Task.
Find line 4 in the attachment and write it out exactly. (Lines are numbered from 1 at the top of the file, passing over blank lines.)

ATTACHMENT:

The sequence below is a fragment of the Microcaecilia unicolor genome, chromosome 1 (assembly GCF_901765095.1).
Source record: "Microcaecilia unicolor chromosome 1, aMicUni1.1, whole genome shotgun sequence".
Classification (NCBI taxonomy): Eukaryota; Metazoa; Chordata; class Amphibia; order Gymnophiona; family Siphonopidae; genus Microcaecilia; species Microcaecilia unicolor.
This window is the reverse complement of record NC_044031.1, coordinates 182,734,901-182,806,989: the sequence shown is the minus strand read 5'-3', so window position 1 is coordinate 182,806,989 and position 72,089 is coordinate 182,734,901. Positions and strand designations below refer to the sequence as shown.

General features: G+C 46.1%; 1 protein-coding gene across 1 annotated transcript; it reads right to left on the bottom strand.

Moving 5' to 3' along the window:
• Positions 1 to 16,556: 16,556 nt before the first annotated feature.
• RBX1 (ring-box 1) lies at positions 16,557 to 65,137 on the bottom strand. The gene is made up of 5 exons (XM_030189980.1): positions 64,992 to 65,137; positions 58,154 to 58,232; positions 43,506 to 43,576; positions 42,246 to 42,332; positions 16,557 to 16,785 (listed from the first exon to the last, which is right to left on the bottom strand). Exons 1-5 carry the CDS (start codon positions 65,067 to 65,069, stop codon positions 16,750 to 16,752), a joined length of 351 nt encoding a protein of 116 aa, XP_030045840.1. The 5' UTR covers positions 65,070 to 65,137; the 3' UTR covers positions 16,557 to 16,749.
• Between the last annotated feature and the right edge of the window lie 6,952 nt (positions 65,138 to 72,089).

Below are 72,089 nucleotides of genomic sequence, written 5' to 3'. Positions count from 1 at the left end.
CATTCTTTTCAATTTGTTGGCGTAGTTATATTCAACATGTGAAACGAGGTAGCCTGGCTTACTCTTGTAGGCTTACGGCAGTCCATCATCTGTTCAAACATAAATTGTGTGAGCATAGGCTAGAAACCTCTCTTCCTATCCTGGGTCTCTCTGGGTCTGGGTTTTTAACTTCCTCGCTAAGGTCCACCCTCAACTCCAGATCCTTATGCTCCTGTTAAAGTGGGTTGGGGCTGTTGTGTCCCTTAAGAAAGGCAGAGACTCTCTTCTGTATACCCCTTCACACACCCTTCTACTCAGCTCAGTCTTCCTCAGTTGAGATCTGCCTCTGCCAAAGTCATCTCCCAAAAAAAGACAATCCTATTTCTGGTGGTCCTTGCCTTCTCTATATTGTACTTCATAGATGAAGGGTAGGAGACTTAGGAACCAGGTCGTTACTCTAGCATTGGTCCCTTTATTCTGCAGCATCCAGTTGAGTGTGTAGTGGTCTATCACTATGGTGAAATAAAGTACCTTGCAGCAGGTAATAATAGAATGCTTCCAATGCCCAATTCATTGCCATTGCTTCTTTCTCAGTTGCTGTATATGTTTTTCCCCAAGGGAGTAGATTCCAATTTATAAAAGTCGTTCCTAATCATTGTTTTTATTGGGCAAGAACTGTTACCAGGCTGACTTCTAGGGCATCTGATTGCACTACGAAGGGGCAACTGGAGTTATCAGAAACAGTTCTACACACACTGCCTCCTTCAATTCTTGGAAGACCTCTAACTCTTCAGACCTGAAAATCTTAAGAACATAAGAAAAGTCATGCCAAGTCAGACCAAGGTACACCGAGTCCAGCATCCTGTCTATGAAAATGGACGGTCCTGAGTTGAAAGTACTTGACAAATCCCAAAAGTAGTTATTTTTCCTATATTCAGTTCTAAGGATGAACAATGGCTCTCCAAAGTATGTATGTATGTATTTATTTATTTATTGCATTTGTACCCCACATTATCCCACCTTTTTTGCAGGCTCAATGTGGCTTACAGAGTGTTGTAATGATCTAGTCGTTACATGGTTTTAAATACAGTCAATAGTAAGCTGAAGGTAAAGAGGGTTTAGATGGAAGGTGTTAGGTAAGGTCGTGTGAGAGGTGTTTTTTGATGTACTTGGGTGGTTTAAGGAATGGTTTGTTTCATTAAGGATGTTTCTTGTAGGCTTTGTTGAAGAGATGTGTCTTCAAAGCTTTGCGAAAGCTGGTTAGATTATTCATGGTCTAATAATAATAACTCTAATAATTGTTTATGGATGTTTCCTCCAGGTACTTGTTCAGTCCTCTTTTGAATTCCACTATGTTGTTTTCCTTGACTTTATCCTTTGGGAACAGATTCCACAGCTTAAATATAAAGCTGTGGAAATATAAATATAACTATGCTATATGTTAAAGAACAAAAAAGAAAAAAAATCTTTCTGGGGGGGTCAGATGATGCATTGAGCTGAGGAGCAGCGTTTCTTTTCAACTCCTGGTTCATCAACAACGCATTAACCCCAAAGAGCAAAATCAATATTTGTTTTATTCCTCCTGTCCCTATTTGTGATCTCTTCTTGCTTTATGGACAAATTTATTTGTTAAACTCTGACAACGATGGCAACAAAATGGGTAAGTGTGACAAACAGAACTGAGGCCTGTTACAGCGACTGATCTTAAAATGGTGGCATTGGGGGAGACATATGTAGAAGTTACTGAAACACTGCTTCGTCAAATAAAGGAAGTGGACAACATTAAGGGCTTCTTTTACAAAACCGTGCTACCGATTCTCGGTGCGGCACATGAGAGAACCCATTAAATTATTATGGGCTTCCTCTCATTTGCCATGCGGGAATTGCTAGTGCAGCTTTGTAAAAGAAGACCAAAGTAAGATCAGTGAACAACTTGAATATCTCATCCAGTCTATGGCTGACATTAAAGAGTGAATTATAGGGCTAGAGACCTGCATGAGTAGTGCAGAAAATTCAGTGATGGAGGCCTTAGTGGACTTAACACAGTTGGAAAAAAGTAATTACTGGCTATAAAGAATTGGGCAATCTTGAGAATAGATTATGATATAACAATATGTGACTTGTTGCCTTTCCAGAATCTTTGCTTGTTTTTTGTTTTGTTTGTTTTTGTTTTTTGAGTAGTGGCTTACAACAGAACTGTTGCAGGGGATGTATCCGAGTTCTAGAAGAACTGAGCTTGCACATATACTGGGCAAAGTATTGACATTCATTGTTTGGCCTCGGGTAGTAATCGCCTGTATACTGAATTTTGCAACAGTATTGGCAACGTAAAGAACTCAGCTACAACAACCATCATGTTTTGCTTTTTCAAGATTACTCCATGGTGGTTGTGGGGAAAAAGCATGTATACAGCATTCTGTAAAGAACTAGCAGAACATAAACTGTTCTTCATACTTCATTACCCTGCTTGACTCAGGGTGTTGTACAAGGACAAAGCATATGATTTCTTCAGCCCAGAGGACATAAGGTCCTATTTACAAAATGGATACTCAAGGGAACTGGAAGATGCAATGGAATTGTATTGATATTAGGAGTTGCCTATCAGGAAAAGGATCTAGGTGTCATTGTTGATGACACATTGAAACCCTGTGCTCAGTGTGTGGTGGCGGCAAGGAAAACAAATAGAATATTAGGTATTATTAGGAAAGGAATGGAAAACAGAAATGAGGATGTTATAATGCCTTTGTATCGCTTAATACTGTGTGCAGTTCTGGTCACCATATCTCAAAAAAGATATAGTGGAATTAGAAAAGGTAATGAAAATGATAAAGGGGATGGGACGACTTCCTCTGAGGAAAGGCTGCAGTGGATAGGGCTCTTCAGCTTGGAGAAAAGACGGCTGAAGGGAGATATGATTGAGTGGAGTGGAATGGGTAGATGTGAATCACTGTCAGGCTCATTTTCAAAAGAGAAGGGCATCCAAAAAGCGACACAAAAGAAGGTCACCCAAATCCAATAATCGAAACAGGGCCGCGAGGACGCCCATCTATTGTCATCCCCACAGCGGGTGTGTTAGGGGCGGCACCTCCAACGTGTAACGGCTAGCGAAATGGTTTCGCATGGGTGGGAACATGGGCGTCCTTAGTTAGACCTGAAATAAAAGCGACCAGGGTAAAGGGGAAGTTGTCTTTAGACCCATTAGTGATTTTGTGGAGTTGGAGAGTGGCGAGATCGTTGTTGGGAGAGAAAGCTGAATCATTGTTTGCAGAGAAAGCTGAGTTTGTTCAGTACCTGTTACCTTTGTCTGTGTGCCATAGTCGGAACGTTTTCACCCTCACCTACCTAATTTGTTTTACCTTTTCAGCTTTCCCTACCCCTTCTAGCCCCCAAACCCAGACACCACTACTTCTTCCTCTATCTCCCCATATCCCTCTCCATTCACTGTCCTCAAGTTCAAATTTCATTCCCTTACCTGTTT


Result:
This window is the reverse complement of record NC_044031.1, coordinates 182,734,901-182,806,989: the sequence shown is the minus strand read 5'-3', so window position 1 is coordinate 182,806,989 and position 72,089 is coordinate 182,734,901. Positions and strand designations below refer to the sequence as shown.